What to do: don't give up and order another appraisal. Also, always meet with the appraiser, bring property info, additional paperwork/receipts in cases where improvements to the property have been done recently or house went through remodeling. Spend your time on preparing comps and have a total package for an appraiser - they usually appreciate your help especially when banks send appraisers from another areas who're not familiar with the neighborhood. Neighborhoods defer significantly, do let an appraiser know how fast homes are selling here and how desirable this specific street/location is.

It won't be a "dead deal" if you put every bit of your energy, enthusiasm and hard work into it. Don't give up, fight and you'll win. But in cases if you know that appraisal is right there at the price - make a deal between Buyer and Seller. Logic and facts should make everyone to understand that "It is what It is".
Natasha Nikolaeva, 831.818-6605
Bailey Properties
Santa Cruz , Los Gatos
By Ksapprzr,  Tue Mar 6 2012, 20:06
How about agents research the market, learn appraisal, lender, and secondary market guidelines, then price the home accordingly. How many time have I called an agent "how did you get the asking price" and never once do I hear "address so & so" no I hear well they bought it for $xxx, and then they have receipts for the work they did so A+B=C doesnt it?" No if agents would research the market, and price their subjects accordingly, we would not have a problem. The problem lies is that appraisers are held responsible, and must act accordingly, as where agents are not held accountable one iota. As an appraiser I have never once came in low, I have come in below sales price, but ANY AGENT SHOULD KNOW WHAT AN APPRAISAL IS. IT IS ONE MANS OPINION OF VALUE. I have never in my career been wrong. How can my opinion be wrong? I have a 30 page report supporting my opinion, what do agents have?
By Fares,  Thu Mar 8 2012, 22:08
Thanks Grizfan21 for your reply.
A general question:
What's the best way (besides going to Zillow and searching "recently sold") to get comps without using an agent?
Thanks
By JIM TURANO,  Mon Mar 12 2012, 06:44
I can only speak regarding the areas of Queens, New York with 32 years of experience. Here, if you give an appraisal on a home, with recent comps, you must be accurate, to ensure when and if the home is sold, that the lending institution comes in at the selling price. It may be nice to have such homeowners willing to negotiate down to make the deal happen, and everyones happy, but thats not everywhere. And certainly not here in New York.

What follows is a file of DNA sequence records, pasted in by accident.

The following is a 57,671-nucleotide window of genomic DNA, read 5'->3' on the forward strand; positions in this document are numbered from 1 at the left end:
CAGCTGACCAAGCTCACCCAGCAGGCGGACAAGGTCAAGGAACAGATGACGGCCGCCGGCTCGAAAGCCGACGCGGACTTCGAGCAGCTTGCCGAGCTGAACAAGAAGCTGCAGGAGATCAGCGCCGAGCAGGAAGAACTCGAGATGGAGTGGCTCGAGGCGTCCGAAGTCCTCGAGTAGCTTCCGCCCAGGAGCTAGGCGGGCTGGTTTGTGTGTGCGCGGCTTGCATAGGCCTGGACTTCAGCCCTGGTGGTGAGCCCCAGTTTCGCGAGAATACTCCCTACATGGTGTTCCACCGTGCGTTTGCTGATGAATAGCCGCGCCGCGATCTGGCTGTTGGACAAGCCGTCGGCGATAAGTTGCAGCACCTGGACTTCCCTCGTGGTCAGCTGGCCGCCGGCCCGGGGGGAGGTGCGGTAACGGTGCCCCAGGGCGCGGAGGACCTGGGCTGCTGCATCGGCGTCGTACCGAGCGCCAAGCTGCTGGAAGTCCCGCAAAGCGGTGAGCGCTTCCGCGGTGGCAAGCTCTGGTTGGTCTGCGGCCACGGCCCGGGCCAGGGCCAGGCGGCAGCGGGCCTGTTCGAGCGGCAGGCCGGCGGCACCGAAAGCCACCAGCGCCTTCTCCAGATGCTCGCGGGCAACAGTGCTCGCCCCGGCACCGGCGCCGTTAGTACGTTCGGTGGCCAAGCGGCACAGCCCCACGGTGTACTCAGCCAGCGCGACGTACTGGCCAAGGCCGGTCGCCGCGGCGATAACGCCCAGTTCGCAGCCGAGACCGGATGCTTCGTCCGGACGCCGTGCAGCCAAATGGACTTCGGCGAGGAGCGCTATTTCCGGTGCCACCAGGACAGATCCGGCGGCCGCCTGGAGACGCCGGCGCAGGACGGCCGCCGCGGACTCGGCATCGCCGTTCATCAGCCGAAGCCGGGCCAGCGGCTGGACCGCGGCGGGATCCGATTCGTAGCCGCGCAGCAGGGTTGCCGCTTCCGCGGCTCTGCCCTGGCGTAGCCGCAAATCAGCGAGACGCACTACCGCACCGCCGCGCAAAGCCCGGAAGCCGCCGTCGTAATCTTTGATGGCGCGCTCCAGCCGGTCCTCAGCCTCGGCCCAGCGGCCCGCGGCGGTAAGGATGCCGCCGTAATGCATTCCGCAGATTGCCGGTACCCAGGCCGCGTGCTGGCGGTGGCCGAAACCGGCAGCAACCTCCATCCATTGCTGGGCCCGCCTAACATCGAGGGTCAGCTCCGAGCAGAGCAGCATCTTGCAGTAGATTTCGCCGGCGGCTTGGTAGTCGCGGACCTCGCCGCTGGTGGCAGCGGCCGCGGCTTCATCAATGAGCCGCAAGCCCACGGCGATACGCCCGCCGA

After completing over 3,000 appraisals, when I sell a home, I do not have to bring one comp to give to the bank appraiser. In fact, if you have the most recent 3 months of comps there is no issue. Buyers here would only buy if the home is appraised at selling price, and homeowners are reluctant to have to come down at all.
Jim Turano/Broker *DIVERSE REAL ESTATE* MIDDLE VILLAGE,NY11379
GOOD LUCK TO ALL, WE ARE AT A DOUBLE BOTTOM THIS YEAR!
ADJUSTED CURRENT MARKET ASKING PRICES NOW & LOW MORTGAGE RATES!
By Rob88154,  Sun Mar 18 2012, 04:35
Our home was appraised $20,000 less than the agreed selling price. This made our deal fall through and our new buy deal fall through as well. Our home is a modular home on a full finished basement with a egress window. In the appraisal the basement was valued the same as a crawl space, so basically it was appraised as if it was sitting in a trailer park. Our realitor challenged the appraisal but the appraiser wouldn't change anything and now all deals fell through a week before closing. Any advice? I'd also like the appraiser reviewed because she did not do her job correctly.
By Mare,  Tue Mar 27 2012, 22:48
a short sale was listed for sale ar 200000 I made an offer at asking price the bank appraisal came in at 220000 .
the bank then countered my ofer with 209000 is that legal
By Jhcombes,  Sun Apr 8 2012, 16:38
super article , and the comments . Makes me a believer in Trulia .
By Robin,  Wed May 16 2012, 07:43